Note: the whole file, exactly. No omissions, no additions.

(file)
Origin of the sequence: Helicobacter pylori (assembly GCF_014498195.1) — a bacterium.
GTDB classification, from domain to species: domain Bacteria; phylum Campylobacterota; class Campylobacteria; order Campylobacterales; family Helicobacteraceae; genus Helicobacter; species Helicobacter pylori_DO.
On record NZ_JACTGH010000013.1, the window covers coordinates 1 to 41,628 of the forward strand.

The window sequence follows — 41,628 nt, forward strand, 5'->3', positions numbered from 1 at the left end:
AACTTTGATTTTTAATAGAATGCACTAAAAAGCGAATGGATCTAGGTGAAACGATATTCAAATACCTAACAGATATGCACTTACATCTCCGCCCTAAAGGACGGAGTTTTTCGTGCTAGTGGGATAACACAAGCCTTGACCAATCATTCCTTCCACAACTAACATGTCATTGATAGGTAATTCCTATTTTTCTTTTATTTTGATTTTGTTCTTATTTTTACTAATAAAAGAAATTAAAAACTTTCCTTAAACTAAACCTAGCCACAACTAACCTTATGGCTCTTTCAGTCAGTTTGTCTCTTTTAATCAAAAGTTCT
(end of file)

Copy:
Origin of the sequence: Helicobacter pylori (assembly GCF_014498195.1) — a bacterium.
GTDB classification, from domain to species: domain Bacteria; phylum Campylobacterota; class Campylobacteria; order Campylobacterales; family Helicobacteraceae; genus Helicobacter; species Helicobacter pylori_DO.
On record NZ_JACTGH010000013.1, the window covers coordinates 1 to 41,628 of the forward strand.

The window sequence follows — 41,628 nt, forward strand, 5'->3', positions numbered from 1 at the left end:
AACTTTGATTTTTAATAGAATGCACTAAAAAGCGAATGGATCTAGGTGAAACGATATTCAAATACCTAACAGATATGCACTTACATCTCCGCCCTAAAGGACGGAGTTTTTCGTGCTAGTGGGATAACACAAGCCTTGACCAATCATTCCTTCCACAACTAACATGTCATTGATAGGTAATTCCTATTTTTCTTTTATTTTGATTTTGTTCTTATTTTTACTAATAAAAGAAATTAAAAACTTTCCTTAAACTAAACCTAGCCACAACTAACCTTATGGCTCTTTCAGTCAGTTTGTCTCTTTTAATCAAAAGTTCT